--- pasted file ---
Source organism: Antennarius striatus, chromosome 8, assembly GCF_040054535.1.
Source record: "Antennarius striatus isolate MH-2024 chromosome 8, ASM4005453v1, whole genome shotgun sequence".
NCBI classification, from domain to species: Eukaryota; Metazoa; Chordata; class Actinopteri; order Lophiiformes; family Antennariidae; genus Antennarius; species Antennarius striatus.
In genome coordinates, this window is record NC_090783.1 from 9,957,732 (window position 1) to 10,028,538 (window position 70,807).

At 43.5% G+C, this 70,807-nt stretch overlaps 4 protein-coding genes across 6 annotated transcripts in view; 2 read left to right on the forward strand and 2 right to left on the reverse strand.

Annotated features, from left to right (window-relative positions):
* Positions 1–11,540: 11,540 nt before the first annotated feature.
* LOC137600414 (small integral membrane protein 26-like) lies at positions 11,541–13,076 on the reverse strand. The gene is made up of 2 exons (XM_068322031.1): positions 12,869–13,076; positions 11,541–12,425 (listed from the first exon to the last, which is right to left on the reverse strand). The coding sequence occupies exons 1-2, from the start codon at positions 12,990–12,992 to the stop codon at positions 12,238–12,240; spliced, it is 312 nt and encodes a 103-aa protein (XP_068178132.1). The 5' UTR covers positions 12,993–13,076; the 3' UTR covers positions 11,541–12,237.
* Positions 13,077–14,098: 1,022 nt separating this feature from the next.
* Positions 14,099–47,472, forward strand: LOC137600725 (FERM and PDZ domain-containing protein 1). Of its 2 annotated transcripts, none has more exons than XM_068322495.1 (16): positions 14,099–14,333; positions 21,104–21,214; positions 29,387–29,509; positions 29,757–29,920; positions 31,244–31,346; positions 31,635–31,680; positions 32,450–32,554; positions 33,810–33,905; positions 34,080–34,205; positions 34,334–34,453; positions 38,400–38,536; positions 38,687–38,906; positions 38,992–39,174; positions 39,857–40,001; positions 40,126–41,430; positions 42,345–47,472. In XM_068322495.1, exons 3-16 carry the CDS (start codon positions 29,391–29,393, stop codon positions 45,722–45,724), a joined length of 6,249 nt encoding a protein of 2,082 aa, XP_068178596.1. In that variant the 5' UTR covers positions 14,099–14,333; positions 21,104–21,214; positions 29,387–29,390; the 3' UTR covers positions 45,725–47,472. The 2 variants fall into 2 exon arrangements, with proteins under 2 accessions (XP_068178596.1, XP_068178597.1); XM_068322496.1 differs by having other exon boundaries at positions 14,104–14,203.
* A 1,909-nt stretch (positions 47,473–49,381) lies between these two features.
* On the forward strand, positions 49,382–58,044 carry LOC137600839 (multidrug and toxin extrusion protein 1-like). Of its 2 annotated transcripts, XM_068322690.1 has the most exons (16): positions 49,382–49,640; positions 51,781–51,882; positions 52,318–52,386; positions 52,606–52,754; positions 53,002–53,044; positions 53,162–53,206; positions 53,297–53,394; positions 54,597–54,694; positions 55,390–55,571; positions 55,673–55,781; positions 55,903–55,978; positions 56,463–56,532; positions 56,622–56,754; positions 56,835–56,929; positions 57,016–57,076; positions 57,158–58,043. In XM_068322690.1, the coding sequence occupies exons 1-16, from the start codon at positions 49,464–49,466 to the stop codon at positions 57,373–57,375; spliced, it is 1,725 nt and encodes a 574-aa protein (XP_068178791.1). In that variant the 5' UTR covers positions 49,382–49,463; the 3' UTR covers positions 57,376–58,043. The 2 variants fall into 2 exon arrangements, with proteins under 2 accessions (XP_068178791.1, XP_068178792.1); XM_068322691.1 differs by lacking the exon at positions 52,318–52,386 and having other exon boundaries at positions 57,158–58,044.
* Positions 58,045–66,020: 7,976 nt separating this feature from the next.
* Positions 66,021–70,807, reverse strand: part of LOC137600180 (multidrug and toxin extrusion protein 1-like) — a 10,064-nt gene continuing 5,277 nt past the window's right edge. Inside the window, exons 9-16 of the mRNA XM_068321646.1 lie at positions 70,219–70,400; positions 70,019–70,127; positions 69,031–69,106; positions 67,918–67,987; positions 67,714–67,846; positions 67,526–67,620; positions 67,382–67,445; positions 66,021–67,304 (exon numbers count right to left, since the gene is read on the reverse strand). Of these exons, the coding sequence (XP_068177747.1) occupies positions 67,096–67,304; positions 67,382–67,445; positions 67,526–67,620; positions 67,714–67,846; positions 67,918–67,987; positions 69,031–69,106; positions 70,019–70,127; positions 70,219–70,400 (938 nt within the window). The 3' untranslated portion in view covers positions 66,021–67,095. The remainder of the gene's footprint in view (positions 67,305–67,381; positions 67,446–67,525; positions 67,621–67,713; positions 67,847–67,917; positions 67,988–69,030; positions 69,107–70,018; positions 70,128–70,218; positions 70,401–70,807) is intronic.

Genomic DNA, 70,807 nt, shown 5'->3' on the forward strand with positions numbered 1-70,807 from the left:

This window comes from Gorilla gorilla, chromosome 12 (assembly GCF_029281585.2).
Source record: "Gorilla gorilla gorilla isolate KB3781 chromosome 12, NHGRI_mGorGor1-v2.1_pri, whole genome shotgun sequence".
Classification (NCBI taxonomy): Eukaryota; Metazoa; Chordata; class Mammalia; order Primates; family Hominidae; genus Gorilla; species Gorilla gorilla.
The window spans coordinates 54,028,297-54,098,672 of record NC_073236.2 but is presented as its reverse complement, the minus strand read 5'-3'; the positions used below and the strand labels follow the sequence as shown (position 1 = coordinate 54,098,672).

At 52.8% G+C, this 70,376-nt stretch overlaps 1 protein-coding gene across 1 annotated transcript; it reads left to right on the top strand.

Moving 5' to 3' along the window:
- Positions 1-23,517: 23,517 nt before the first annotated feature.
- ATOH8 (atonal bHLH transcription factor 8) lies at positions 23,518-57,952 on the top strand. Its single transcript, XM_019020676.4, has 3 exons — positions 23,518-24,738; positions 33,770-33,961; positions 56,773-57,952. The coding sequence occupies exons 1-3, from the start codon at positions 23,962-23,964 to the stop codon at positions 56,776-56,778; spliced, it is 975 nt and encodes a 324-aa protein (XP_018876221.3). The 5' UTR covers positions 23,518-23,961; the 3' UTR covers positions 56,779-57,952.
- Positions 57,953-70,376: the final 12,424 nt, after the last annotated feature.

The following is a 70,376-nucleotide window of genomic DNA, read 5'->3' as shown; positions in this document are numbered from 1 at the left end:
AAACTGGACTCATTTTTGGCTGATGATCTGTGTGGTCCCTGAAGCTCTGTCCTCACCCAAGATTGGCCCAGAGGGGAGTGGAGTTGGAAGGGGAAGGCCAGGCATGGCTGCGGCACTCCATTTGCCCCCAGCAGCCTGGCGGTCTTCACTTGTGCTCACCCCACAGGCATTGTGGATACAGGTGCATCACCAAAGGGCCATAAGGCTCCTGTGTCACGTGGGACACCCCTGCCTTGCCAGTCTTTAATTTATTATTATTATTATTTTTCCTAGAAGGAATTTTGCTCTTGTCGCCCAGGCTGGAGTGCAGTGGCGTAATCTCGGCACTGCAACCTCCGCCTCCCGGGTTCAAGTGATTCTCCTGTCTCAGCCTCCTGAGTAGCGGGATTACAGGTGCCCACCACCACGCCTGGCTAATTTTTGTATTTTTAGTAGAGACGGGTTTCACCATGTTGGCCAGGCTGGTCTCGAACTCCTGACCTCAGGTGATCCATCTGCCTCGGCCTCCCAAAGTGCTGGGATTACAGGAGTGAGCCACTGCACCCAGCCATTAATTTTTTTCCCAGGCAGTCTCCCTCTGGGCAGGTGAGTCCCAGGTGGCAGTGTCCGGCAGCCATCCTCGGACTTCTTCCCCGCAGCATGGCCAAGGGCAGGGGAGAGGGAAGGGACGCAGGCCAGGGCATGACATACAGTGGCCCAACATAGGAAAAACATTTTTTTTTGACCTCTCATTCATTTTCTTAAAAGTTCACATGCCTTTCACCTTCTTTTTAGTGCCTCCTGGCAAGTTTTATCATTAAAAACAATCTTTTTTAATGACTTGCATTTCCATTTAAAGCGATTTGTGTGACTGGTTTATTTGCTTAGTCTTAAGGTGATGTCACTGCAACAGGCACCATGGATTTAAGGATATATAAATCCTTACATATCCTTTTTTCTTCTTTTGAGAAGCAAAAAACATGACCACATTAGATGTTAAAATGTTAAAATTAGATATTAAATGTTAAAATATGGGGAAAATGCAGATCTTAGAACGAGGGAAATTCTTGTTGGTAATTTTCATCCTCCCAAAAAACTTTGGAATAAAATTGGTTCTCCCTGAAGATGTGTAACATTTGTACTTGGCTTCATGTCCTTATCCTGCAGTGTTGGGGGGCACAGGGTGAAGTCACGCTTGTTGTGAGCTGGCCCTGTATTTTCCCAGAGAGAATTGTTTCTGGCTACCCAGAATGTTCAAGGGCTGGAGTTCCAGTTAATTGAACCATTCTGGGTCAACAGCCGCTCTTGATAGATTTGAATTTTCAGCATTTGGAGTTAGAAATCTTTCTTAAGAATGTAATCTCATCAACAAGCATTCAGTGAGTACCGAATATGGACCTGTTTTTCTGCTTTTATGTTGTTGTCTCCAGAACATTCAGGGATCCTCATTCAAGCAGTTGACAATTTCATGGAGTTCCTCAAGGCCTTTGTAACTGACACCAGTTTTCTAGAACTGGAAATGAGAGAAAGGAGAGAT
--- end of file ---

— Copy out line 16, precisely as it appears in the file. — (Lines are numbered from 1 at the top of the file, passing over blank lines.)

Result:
This window comes from Gorilla gorilla, chromosome 12 (assembly GCF_029281585.2).